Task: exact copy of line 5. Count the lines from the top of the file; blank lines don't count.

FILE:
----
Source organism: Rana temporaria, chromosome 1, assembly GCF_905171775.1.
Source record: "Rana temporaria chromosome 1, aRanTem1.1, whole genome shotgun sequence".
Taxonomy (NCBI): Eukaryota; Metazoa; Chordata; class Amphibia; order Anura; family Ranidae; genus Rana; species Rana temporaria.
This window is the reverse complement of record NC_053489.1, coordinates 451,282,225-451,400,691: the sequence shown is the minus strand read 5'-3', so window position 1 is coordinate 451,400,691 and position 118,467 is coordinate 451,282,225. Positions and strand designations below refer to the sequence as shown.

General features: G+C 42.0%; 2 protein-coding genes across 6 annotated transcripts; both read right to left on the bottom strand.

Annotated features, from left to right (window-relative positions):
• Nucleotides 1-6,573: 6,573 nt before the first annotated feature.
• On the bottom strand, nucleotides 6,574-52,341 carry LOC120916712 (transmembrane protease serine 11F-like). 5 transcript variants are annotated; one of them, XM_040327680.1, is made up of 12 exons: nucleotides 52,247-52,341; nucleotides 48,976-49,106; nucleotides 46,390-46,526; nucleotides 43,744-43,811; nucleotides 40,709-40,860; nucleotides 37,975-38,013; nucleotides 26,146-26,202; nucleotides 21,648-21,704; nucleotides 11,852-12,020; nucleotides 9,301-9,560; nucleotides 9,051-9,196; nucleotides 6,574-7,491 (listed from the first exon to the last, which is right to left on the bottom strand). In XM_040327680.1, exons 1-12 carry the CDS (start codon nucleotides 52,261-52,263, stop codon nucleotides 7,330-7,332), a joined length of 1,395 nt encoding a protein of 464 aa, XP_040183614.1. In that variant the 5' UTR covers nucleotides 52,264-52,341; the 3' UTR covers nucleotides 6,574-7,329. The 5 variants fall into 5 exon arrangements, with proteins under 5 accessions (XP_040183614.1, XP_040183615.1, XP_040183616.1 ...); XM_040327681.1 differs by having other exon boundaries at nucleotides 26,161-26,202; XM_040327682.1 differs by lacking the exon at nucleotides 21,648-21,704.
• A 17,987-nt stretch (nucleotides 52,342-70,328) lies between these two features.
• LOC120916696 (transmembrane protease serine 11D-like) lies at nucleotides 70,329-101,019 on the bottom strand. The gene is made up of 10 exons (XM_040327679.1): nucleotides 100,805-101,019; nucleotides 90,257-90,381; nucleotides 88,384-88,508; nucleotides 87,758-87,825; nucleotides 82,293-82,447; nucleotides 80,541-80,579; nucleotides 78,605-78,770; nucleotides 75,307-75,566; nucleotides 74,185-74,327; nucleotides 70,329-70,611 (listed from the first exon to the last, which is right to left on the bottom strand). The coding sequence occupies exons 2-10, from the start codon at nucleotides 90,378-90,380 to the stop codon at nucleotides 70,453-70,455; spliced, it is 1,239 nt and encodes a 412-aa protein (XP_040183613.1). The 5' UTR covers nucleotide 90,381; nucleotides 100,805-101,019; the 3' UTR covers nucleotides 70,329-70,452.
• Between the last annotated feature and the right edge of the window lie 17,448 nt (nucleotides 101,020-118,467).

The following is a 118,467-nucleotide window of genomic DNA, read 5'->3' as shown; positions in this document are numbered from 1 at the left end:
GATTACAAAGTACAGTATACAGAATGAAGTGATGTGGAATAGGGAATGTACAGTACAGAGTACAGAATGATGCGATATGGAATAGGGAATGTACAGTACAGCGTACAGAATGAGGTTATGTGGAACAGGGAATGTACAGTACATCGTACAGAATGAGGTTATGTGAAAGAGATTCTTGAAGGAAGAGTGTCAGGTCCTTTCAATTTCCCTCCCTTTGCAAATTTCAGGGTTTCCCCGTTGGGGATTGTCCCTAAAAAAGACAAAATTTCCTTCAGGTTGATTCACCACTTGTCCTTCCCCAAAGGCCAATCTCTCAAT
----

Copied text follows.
General features: G+C 42.0%; 2 protein-coding genes across 6 annotated transcripts; both read right to left on the bottom strand.